SAN SALVADOR/TEGUCIGALPA (Reuters) - At least 150 Salvadoran migrants departed in a group for the United States on Wednesday, the latest in a string of such ‘caravans’ that U.S. President Donald Trump has used to build his case for a wall along the U.S.-Mexican border.
The group, organized through social media, is following in the wake of a larger caravan that departed from Honduras this week.
On Wednesday morning, between 900 and 1,000 Hondurans gathered at the country’s border with Guatemala, waiting to cross en-route to the United States, local police chief Jorge Rodriguez told Reuters.
Several hundred Honduran migrants already entered Guatemala on Tuesday, according to activists traveling with them.
Caravans from Central America have inflamed the debate over U.S. immigration policy, with Trump pointing at the migrants to try to win backing for his border security plan.
The U.S. government has been partially shut down for over three weeks as Democrats resist Trump’s demand that Congress provide $5.7 billion to fund a border wall.
In El Salvador, Jose Sorto, 30, said violence drove him to leave his home. Three years ago, he said, he was attacked by the Barrio 18 gang.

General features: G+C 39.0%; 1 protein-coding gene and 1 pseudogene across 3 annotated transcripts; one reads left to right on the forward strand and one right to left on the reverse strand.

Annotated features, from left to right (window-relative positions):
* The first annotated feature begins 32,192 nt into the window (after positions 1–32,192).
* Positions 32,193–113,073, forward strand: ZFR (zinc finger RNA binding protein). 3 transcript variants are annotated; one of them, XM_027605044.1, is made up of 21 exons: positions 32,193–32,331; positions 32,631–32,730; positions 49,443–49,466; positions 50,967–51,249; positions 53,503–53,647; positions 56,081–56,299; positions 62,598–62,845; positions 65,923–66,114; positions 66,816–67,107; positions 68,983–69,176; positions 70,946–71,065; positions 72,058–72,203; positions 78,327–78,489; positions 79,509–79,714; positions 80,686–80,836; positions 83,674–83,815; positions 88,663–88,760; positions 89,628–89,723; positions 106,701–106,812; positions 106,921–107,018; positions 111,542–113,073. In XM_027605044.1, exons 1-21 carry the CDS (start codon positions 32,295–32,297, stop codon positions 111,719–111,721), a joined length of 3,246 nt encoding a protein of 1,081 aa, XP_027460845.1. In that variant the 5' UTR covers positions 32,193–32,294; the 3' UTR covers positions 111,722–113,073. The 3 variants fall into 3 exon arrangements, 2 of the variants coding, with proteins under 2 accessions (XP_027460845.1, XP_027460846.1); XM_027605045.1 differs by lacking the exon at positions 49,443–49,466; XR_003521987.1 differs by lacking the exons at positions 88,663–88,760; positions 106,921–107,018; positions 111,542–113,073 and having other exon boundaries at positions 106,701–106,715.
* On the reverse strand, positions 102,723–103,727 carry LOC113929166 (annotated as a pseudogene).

“I joined the caravan because here you can’t live in peace. I have to run away and hide every day,” said Sorto, who is unemployed and lives in the town of Ilobasco, about 56 kilometers (35 miles) northeast of the capital.
In the United States, he said, he hopes to “live quietly and work to buy a house for my mom.”
Walking through the streets carrying backpacks and water bottles, the migrants were escorted by immigration authorities and the police.
El Salvador is grappling with a wave of crime and violence. In 2018, the country’s murder rate stood at 50.3 homicides per 100,000 inhabitants, one of the highest levels in the world, according to the United Nations.
The Salvadoran government estimates that some 2,700 people have left the country through half a dozen caravans over the past year. About 600 have returned voluntarily, and three have died, according to government figures.
Reporting by Nelson Renteria in San Salvador and Gustavo Palencia in Tegucigalpa; writing by Julia Love, Editing by Rosalba O'Brien